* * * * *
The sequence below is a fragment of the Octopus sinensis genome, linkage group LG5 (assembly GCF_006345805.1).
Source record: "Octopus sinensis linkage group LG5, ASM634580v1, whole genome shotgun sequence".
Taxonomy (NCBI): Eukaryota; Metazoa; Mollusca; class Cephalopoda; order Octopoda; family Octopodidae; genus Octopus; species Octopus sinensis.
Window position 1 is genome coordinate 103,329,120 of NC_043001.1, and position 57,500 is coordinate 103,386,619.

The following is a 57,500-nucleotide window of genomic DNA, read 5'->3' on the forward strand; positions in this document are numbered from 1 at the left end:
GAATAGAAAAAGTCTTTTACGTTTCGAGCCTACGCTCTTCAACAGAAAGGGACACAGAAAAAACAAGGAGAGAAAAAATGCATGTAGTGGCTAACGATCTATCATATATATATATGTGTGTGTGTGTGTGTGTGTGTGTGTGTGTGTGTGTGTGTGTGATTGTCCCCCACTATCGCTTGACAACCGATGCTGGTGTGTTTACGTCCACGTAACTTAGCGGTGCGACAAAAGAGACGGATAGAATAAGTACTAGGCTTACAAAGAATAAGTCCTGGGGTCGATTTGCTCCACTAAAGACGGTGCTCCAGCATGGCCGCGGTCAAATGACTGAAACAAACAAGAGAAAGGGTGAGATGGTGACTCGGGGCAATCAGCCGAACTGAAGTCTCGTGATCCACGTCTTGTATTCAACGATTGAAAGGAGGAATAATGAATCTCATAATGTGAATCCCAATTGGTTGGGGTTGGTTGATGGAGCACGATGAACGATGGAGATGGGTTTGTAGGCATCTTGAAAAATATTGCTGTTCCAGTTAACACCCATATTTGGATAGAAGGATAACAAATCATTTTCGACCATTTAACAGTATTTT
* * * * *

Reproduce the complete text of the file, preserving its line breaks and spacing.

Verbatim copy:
The sequence below is a fragment of the Octopus sinensis genome, linkage group LG5 (assembly GCF_006345805.1).
Source record: "Octopus sinensis linkage group LG5, ASM634580v1, whole genome shotgun sequence".
Taxonomy (NCBI): Eukaryota; Metazoa; Mollusca; class Cephalopoda; order Octopoda; family Octopodidae; genus Octopus; species Octopus sinensis.
Window position 1 is genome coordinate 103,329,120 of NC_043001.1, and position 57,500 is coordinate 103,386,619.

The following is a 57,500-nucleotide window of genomic DNA, read 5'->3' on the forward strand; positions in this document are numbered from 1 at the left end:
GAATAGAAAAAGTCTTTTACGTTTCGAGCCTACGCTCTTCAACAGAAAGGGACACAGAAAAAACAAGGAGAGAAAAAATGCATGTAGTGGCTAACGATCTATCATATATATATATGTGTGTGTGTGTGTGTGTGTGTGTGTGTGTGTGTGTGTGTGTGATTGTCCCCCACTATCGCTTGACAACCGATGCTGGTGTGTTTACGTCCACGTAACTTAGCGGTGCGACAAAAGAGACGGATAGAATAAGTACTAGGCTTACAAAGAATAAGTCCTGGGGTCGATTTGCTCCACTAAAGACGGTGCTCCAGCATGGCCGCGGTCAAATGACTGAAACAAACAAGAGAAAGGGTGAGATGGTGACTCGGGGCAATCAGCCGAACTGAAGTCTCGTGATCCACGTCTTGTATTCAACGATTGAAAGGAGGAATAATGAATCTCATAATGTGAATCCCAATTGGTTGGGGTTGGTTGATGGAGCACGATGAACGATGGAGATGGGTTTGTAGGCATCTTGAAAAATATTGCTGTTCCAGTTAACACCCATATTTGGATAGAAGGATAACAAATCATTTTCGACCATTTAACAGTATTTT